Pandemic clears path to e-medicine
A couple of years ago, a telephone call to your GP was a pre-emptive stab at whether you were on the right track with a problem. It was an unscheduled and often inconvenient effort that opened a small window for any meaningful assessment or treatment. The invent of e-medicine technology and the 2020 advent of COVID-19 has fast changed this reality.
I have learnt through my developing clinical career that medical professionals are conservative by nature. This is a virtue to be extolled from a patient-care perspective. When it comes to making decisions about how sick a patient really is, whether to investigate a patient, and even which medicines to prescribe, doctors have felt that a good phone call with even a conversive patient just doesn’t cut it.
Yet, technology has progressed, and the prospects of telemedicine and virtual consultations have repeatedly knocked on the door. Then, COVID-19 hit us, and forced doctors and patients to embrace this new modality. It’s so reassuring to note how much e-medicine technology is now enabling us to achieve.
The first modality that is increasingly being implemented by GPs is the Electronic Health Record (EHR). Gone are the days of fumbling with cumbersome files that are illegible even to those who have written them! I started my GP practice with an EHR eight years ago, and I haven’t looked back. As managed healthcare companies pour resources into software development, EHR platforms have grown incredibly in capability. The developers of the software I use cleverly embraced a few GPs in their journey of research and development.
Five years ago, I could only save my patient notes on a computer. Now, I can access clinical notes, blood results, radiology, referrals, and even account information from any device on the cloud anywhere. That enables me to offer patients informed e-medicine with great flexibility, even when I’m not in the office.
Simple messaging, audio, and video platforms have been taken up by GPs across the country to treat patients in the pandemic at a safe distance. From sophisticated (but somewhat cumbersome) systems like Discovery’s DrConnect to everyday systems like Facebook’s WhatsApp, doctors are able to speak to their patients live, and often adequately assess and guide them.
All over the world, COVID-19 patients are primarily being managed well at home, and telephone and video consultations have enabled that. In my practice, we’ve followed suit. Thankfully, we’ve guided more than 100 patients to recover from COVID-19 virtually, and have admitted only four on the phone.
An important factor to weigh up in this discussion is the impact of screen visits on the patient-doctor relationship. We must first remember that the barriers of time and transport in everyday life often prevent patients from engaging with doctors altogether. So, some relationship is better than no relationship. Second, research has shown that the “barrier” of a screen has helped patients to be more honest about their lifestyle habits with their doctors. This improves clinical outcomes, and may even enhance the patient-doctor relationship in the long run. It’s much easier to tell your doctor that you’re still smoking on the phone than in person.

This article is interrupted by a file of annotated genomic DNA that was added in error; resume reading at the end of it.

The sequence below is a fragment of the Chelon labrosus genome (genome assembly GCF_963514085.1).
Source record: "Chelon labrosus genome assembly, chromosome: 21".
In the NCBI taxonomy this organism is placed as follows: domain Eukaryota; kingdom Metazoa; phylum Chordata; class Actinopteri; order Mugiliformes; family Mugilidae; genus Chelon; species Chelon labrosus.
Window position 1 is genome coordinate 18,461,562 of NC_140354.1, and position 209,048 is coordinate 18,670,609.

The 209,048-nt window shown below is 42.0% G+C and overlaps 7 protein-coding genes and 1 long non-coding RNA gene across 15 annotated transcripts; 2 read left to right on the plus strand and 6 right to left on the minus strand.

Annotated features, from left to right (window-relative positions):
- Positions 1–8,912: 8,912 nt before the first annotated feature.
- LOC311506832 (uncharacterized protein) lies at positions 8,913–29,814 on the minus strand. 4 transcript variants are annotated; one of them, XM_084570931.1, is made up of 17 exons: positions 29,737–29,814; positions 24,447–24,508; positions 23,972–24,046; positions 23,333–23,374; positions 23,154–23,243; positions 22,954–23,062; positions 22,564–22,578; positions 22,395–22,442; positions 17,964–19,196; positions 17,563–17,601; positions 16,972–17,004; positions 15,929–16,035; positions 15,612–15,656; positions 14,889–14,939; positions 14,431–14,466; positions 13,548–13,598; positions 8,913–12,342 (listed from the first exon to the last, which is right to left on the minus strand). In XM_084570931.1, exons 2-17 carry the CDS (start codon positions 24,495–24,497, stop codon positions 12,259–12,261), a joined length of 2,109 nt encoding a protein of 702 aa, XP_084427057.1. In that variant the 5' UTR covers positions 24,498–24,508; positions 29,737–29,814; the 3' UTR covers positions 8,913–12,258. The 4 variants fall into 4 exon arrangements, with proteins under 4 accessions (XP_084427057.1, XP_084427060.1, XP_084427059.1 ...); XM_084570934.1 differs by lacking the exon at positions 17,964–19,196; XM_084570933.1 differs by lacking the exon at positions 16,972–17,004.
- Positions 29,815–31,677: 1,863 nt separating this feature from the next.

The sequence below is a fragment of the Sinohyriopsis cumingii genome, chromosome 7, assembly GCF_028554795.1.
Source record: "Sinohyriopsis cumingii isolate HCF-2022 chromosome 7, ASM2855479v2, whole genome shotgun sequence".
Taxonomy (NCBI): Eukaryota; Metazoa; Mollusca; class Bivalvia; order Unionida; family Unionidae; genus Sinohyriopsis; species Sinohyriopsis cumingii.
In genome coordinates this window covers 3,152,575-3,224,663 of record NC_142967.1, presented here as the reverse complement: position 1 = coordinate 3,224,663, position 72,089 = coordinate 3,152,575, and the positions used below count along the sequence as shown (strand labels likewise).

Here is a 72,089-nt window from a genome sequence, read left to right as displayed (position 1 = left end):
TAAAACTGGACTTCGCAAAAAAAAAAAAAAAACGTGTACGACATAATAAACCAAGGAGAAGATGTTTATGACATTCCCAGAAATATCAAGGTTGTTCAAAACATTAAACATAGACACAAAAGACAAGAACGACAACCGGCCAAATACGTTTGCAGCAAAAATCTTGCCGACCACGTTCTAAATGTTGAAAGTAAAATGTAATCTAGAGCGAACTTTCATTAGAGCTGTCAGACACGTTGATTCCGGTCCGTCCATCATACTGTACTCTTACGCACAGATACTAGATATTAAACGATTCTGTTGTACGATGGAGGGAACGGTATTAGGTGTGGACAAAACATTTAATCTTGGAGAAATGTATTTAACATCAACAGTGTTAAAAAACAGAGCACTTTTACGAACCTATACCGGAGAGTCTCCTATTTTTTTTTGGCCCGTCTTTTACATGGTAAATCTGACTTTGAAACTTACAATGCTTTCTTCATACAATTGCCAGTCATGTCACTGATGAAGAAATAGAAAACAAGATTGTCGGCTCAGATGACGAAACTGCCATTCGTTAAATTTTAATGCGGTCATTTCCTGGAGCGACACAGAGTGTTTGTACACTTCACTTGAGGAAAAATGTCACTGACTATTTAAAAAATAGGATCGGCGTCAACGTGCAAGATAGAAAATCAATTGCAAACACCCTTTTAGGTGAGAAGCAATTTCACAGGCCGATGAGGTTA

I must comment, though, that as is shown by the effects of the Zoom lives we now lead, nothing replaces real human interaction. To my mind, reducing patient-doctor interaction exclusively to a screen leaves much to be desired in the long run.
I vividly remember one of my professors at medical school teaching me that ‘if you don’t have a good idea of the diagnosis after taking the history – before touching the patient – you’re not practicing well’. This speaks volumes for e-medicine. Contrary to common misconception, a Future Health Index (FHI) showed that a third of South African doctors say their patients reported more accurate diagnoses with e-medicine versus traditional consultations. This may be because more time is spent taking a thoroughly thought-out history.
Where do the problems with e-medicine lie? Some medical problems need a pair of experienced clinical hands to be solved. For example, I consider how concerned I am about a patient having acute appendicitis by his/her physical response to my palpating (pressing) on his/her abdomen. You cannot press an abdomen through the greatest computer screen!
GPs are also struggling with remuneration of teleconsultations. Illogically, medical aids pay a lower rate for tele-consultations than face-to-face consultations, even though the clinical skills needed to make accurate diagnoses on the phone are greater. Patients’ medical aids are often out of funds, and trying to recover debt from patients who haven’t physically visited the rooms is expensive and time consuming. E-medicine will need to be supported financially as committedly as it is technologically if GPs are to be motivated to embrace it fully.
Another stumbling block in the evolution of this exciting medical space has been regulatory authorities. The Health Professions Council has always prohibited new doctor-patient teleconsultations – until COVID-19 hit. Now, out of necessity, it has “temporarily” allowed a patient who has never met a doctor to “meet” him/her on the phone. If the future of medicine beyond this pandemic is tele-medicine, making this modality permanent will need to be seriously considered.
As I leave the comforts of my home today and enter my practice to solve one clinical problem after another, I know that my day will be mixed with traditional consultations and these new-age telemedicine consultations. Instead of shying away from telemedicine, I choose to embrace it. It may still be fraught with complexity, but its strengths are certainly providing our community with far more gains than the losses its weaknesses are causing. As doctors, we will continue to strive to ensure that tele-medicine develops well on all fronts so that it supports patients, doctors, and ongoing great clinical care.
- Dr Daniel Israel is a family practitioner in Johannesburg.
BDS attack on Unterhalter ‘defamatory and shameful’, says SAJBD
The South African Boycott, Divestment, Sanctions (BDS) Coalition this week tried everything in its power to stop esteemed Gauteng Judge David Unterhalter from being interviewed by the Judicial Service Commission (JSC) for a position on the Constitutional Court.
In spite of its venomous attack on the judge for his association with the South African Jewish Board of Deputies (SAJBD), his interview went ahead.